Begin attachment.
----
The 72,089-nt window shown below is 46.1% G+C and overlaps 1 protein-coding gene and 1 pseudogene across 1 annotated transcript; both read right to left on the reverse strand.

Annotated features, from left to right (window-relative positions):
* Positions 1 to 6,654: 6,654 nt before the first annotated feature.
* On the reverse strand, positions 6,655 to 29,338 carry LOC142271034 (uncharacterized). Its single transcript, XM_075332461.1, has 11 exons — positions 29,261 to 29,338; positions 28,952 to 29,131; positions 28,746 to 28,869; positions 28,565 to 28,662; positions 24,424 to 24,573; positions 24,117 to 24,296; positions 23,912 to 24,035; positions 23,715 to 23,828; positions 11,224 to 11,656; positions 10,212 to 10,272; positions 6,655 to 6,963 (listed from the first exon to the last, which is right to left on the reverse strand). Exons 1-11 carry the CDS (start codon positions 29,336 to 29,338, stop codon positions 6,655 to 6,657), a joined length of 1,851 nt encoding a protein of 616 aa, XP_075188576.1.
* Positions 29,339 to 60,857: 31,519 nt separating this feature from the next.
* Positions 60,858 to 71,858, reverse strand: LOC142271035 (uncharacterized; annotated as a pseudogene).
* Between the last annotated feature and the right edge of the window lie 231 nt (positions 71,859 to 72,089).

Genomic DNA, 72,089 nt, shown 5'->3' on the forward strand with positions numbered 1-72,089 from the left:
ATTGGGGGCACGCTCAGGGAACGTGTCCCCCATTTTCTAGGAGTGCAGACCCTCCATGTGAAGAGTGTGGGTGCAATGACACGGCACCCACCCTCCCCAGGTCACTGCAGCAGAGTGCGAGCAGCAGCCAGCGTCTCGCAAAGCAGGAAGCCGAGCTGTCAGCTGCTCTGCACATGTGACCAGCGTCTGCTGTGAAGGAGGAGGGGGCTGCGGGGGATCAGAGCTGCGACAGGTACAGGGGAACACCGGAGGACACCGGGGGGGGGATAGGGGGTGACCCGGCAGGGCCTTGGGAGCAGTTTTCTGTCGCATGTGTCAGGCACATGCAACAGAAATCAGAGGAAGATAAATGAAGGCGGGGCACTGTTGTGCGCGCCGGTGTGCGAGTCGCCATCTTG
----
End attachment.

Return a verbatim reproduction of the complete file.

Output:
The 72,089-nt window shown below is 46.1% G+C and overlaps 1 protein-coding gene and 1 pseudogene across 1 annotated transcript; both read right to left on the reverse strand.

Annotated features, from left to right (window-relative positions):
* Positions 1 to 6,654: 6,654 nt before the first annotated feature.
* On the reverse strand, positions 6,655 to 29,338 carry LOC142271034 (uncharacterized). Its single transcript, XM_075332461.1, has 11 exons — positions 29,261 to 29,338; positions 28,952 to 29,131; positions 28,746 to 28,869; positions 28,565 to 28,662; positions 24,424 to 24,573; positions 24,117 to 24,296; positions 23,912 to 24,035; positions 23,715 to 23,828; positions 11,224 to 11,656; positions 10,212 to 10,272; positions 6,655 to 6,963 (listed from the first exon to the last, which is right to left on the reverse strand). Exons 1-11 carry the CDS (start codon positions 29,336 to 29,338, stop codon positions 6,655 to 6,657), a joined length of 1,851 nt encoding a protein of 616 aa, XP_075188576.1.
* Positions 29,339 to 60,857: 31,519 nt separating this feature from the next.
* Positions 60,858 to 71,858, reverse strand: LOC142271035 (uncharacterized; annotated as a pseudogene).
* Between the last annotated feature and the right edge of the window lie 231 nt (positions 71,859 to 72,089).

Genomic DNA, 72,089 nt, shown 5'->3' on the forward strand with positions numbered 1-72,089 from the left:
ATTGGGGGCACGCTCAGGGAACGTGTCCCCCATTTTCTAGGAGTGCAGACCCTCCATGTGAAGAGTGTGGGTGCAATGACACGGCACCCACCCTCCCCAGGTCACTGCAGCAGAGTGCGAGCAGCAGCCAGCGTCTCGCAAAGCAGGAAGCCGAGCTGTCAGCTGCTCTGCACATGTGACCAGCGTCTGCTGTGAAGGAGGAGGGGGCTGCGGGGGATCAGAGCTGCGACAGGTACAGGGGAACACCGGAGGACACCGGGGGGGGGATAGGGGGTGACCCGGCAGGGCCTTGGGAGCAGTTTTCTGTCGCATGTGTCAGGCACATGCAACAGAAATCAGAGGAAGATAAATGAAGGCGGGGCACTGTTGTGCGCGCCGGTGTGCGAGTCGCCATCTTG